Have you recently been diagnosed with a varicocele? Varicoceles are a collection of dilated veins that are found in the scrotum. Many men who are affected by a varicocele describe their condition as looking like a bag of worms. Varicoceles occur in about 15% of all men and can be a cause of abnormal sperm and related to infertility. [i-ii] There are surgical treatments that are effective in treating varicoceles, but if you’re looking for a way to treat varicoceles without surgery, you should ask your doctor about an effective treatment option known as varicocele embolization. Varicocele embolization is a minimally invasive procedure that involves the placement of small coils in the affected veins in order to redirect blood flow to other veins and stop the blood flow in the dilated ones.
Why the term ‘Bag of Worms’?
The term ‘bag of worms’ describes what you or a physician may feel when examining the scrotum of a man with varicoceles. The collection of dilated veins can feel like a twisted bunch of worms. So why does this develop?
How Does a Varicocele Develop?
A varicocele is essentially a varicose vein, most often on the left side of the scrotum. To understand why varicose veins, or dilated veins, develop, it’s helpful to understand some basic anatomy.
There are two types of blood vessels in the human body. They are:
- Arteries that carry the blood away from the heart to the body.
- Veins that return the blood from the body back to the heart.
Arteries are very muscular, but veins are less so and rely on valves to make sure blood from flowing back towards the heart. All of the veins ultimately empty into the vena cava, which is the big vein within our torso that brings the blood back to the heart. In cases where the muscles of the veins are weakened or the valves are not properly preventing the back, or reverse flow of blood, pressure builds up. Because the walls of the veins are elastic, they accommodate the backflow by stretching, or dilating. These dilated veins, when they occur in the scrotum, are known as varicoceles.
Anatomy: Testicular Veins
You need to know a little more anatomy to understand why a varicocele forms and why it most commonly forms on the left side.[iii] The left testicle is more likely to develop a varicocele because the left testicular vein, the vein draining the left testicle, runs essentially straight up through the body and empties into the left renal vein, or the vein of the left kidney. This connection is at a 90-degree angle. The right testicular vein empties directly into the inferior vena cava at a shallow angle. Imagine how cars enter the highway. It is a lot easier to merge at a shallow angle than it is to make a 90-degree turn. A 90-degree turn onto a highway will lead to a back up of cars, in this same way, the blood in the left testicular vein can back up easily as well.[iii]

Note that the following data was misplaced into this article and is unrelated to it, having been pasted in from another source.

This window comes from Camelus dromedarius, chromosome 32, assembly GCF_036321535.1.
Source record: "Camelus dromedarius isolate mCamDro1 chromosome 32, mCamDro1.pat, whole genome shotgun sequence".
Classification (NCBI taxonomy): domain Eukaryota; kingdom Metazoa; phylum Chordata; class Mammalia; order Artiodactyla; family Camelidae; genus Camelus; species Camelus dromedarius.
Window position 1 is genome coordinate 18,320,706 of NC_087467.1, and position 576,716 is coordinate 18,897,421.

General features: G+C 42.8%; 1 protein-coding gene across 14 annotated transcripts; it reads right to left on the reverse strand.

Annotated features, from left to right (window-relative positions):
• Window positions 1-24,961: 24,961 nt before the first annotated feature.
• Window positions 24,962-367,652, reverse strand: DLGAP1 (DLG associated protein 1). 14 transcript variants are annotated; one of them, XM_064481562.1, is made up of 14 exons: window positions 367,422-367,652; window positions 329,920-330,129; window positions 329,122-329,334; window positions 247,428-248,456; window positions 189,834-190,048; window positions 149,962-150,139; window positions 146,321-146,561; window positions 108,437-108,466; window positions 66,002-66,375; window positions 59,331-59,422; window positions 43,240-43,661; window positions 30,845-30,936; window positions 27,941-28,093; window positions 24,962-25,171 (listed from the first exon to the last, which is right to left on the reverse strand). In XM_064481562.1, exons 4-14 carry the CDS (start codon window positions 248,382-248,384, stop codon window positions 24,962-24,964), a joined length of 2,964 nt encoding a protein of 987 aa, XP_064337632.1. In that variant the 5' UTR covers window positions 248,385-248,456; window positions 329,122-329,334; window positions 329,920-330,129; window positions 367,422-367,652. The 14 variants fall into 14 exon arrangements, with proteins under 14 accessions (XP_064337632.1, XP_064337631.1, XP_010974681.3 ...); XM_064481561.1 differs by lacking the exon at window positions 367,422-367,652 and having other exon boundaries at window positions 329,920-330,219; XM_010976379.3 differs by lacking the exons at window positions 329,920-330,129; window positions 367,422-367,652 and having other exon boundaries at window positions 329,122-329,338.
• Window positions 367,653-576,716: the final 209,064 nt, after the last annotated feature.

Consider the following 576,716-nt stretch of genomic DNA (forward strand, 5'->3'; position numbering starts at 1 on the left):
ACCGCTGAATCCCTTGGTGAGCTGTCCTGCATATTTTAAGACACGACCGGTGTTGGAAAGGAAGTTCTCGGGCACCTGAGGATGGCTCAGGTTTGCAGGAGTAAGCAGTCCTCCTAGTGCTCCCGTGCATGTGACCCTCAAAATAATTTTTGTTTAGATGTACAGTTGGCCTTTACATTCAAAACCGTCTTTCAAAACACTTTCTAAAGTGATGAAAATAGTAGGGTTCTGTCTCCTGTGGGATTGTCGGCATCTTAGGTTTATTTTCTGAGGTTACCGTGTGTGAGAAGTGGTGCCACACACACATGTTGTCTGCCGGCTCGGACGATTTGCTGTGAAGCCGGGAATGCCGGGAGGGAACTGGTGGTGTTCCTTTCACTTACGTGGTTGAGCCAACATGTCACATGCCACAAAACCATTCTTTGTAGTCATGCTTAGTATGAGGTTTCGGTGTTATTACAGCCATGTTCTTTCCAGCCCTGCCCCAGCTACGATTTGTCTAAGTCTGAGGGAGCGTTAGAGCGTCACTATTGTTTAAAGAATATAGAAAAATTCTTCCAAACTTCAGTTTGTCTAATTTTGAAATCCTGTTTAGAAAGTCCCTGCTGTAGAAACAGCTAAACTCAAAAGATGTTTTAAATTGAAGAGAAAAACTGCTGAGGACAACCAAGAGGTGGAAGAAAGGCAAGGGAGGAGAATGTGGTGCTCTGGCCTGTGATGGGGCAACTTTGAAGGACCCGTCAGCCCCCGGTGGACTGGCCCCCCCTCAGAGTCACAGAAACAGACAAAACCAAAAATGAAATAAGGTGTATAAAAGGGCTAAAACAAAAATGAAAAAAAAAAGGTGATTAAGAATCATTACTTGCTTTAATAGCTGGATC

More Anatomy: The ‘Fight or Flight’ Hormones
Sitting above the left kidney, near the insertion of the left testicular vein into the left renal vein, is the left adrenal gland. There are two adrenal glands, one sits above each of the kidneys. These glands are responsible for producing many hormones in our body. This includes catecholamines, the hormones that control our ‘fight or flight’ response. If you are alone in the woods and run into a bear, your adrenal glands will release a lot of catecholamines in response to seeing the bear, and you would be geared up to run or fight. The adrenal glands release small amounts of these hormones in response to what you are doing every day. These hormones are emptied into the renal veins. The left testicular vein is very close to this high concentration of hormones from the left adrenal gland, and this is thought to lead to constriction of the vein and increased pressure because the blood is not draining from the vein. [iii]
Varicoceles are a collection of dilated veins within the scrotum that are often described as feeling like a bag of worms. If you’ve been diagnosed with a varicocele and are interested in pursuing treatment to correct the condition, you can either go the surgical route or, for a minimally invasive option, consider varicocele embolizationvaricocele embolization.
[i] Choi, W., and Kim, S., Current Issues in Varicocele Management: A Review. World J Mens Health, 2013. 31(1): p. 12-20.
[iii] ikitis, N., et. al., Mysteries, Facts, and Fiction in Varicocele Pathophysiology and Treatment. European Urology Supplements, 2014. 13: p. 89-99.